What in the Universe: Galaxy Interaction

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What cosmic phenomena is captured in this image? 

Produced by the Space Telescope Science Institute’s Office of Public Outreach in collaboration with NASA’s Universe of Learning partners: Caltech/IPAC, NASA Jet Propulsion Laboratory, Smithsonian Astrophysical Observatory, and Sonoma State University. 
  • Primary image of Arp 142: NASA-ESA/STScI/JPL-Caltech
  • Video of Arp 142: NASA/ESA, G. Bacon, L. Frattare, Z. Levay, and F. Summers
  • Elliptical galaxy IC 2006: NASA/ESA, M. Carollo 
Written by Leah Ramsay 
Designed by Leah Hustak and Dani Player 
Editorial and design input from Dr. Quyen Hart, Yesenia Pérez, and Margaret W. Carruthers
Music courtesy of Music for Non-Profits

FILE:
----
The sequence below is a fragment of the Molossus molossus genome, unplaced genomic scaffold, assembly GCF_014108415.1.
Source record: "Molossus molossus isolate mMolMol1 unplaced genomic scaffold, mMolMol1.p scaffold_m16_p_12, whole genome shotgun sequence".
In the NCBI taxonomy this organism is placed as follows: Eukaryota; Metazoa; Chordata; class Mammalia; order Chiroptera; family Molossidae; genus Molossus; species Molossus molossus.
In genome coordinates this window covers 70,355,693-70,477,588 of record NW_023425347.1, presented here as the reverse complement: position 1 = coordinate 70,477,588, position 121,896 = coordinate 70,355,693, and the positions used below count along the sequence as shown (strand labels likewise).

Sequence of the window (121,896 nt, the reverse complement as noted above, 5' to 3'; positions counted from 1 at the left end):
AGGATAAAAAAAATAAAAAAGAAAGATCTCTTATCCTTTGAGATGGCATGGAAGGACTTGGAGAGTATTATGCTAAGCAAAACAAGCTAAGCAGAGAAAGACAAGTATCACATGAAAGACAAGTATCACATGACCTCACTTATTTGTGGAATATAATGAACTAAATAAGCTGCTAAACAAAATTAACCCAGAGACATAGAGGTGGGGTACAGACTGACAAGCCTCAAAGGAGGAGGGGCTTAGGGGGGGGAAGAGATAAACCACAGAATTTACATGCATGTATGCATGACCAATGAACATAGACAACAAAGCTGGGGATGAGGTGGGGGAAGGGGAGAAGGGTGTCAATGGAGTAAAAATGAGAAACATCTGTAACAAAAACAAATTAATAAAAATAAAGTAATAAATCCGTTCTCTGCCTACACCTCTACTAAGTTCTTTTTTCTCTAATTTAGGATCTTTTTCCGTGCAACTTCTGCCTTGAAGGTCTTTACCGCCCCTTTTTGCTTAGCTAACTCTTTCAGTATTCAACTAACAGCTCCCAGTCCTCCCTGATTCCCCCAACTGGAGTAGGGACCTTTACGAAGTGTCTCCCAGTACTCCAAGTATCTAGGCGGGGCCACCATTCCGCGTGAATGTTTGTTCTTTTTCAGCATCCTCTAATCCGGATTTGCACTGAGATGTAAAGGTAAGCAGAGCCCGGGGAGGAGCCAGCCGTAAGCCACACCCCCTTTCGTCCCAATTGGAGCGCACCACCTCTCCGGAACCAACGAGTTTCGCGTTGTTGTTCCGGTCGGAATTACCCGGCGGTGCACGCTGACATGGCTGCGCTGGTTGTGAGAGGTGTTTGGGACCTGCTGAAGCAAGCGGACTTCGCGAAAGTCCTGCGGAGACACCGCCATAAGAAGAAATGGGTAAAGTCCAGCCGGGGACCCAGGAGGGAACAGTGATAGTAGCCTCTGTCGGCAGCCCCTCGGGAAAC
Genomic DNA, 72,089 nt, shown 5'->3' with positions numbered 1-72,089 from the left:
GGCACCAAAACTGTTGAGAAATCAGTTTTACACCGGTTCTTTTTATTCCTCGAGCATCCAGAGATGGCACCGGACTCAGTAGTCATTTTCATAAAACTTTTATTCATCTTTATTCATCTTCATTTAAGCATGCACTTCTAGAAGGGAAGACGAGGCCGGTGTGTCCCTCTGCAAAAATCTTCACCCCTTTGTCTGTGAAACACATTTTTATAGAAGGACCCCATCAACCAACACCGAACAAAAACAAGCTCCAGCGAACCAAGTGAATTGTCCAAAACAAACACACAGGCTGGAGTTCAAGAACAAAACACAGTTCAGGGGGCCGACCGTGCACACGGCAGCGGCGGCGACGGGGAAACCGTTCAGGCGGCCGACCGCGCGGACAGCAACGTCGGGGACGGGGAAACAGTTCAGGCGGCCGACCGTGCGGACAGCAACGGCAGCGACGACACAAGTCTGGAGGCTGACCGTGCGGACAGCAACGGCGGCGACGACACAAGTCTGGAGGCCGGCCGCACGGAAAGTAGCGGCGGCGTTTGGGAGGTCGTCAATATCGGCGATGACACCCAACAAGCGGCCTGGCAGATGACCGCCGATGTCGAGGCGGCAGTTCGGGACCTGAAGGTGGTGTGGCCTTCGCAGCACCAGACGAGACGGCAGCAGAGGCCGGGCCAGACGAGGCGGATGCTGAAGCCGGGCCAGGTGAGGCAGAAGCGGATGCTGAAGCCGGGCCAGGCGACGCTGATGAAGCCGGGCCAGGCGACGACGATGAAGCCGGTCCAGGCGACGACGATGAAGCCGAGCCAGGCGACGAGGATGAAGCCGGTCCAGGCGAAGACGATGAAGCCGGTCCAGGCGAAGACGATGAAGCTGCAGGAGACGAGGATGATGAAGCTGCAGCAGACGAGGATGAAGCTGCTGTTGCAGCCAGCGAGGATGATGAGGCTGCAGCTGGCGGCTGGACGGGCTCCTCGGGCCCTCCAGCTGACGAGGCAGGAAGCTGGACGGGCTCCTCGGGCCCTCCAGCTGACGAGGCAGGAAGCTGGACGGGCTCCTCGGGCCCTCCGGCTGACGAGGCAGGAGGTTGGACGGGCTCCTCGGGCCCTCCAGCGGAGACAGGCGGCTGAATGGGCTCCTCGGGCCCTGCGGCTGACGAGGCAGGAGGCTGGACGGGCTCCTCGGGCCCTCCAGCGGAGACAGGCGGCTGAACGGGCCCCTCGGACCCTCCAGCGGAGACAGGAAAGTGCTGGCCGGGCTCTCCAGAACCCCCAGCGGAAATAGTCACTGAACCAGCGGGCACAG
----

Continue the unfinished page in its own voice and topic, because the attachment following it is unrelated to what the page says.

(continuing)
A series of space-related graphics. Text, What In The Universe? 


 Feathery streaks of red against dark blue. Text, What Is Shown In This Image? A. Two galaxies interacting. B. Two comets passing each other. C. A dying star ejecting gas and dust. D. Gas and dust orbiting a black hole. 

A highlight over answer A, two galaxies interacting 

Text, Spitzer and Hubble Space Telescopes (Visible and Infrared Light) Arp 142 Hydra Constellation. Two massive galaxies interact in space, their gravity pulling at each other. Hubble Space Telescope Ultraviolet, visible, infrared light. 

NGC 2936 was once a classic spiral galaxy, but its shape has been distorted by the interaction. 

As the galaxy is thrown into disarray, gas collides and compresses, forming bright new stars. 

NGC 2937 is an elliptical galaxy. 

Its uniform appearance, lacking bright young stars and dark dust lanes, shows it is much older. 

Its star-forming resources have been depleted. 

Together the galaxies are catalogued as number 142 in astronomer Halton C. Arp's Atlas of Peculiar Galaxies

Eventually the two galaxies will merge, forming one much more massive elliptical galaxy. 

Most large galaxies have likely been through at least one merger in their history. 

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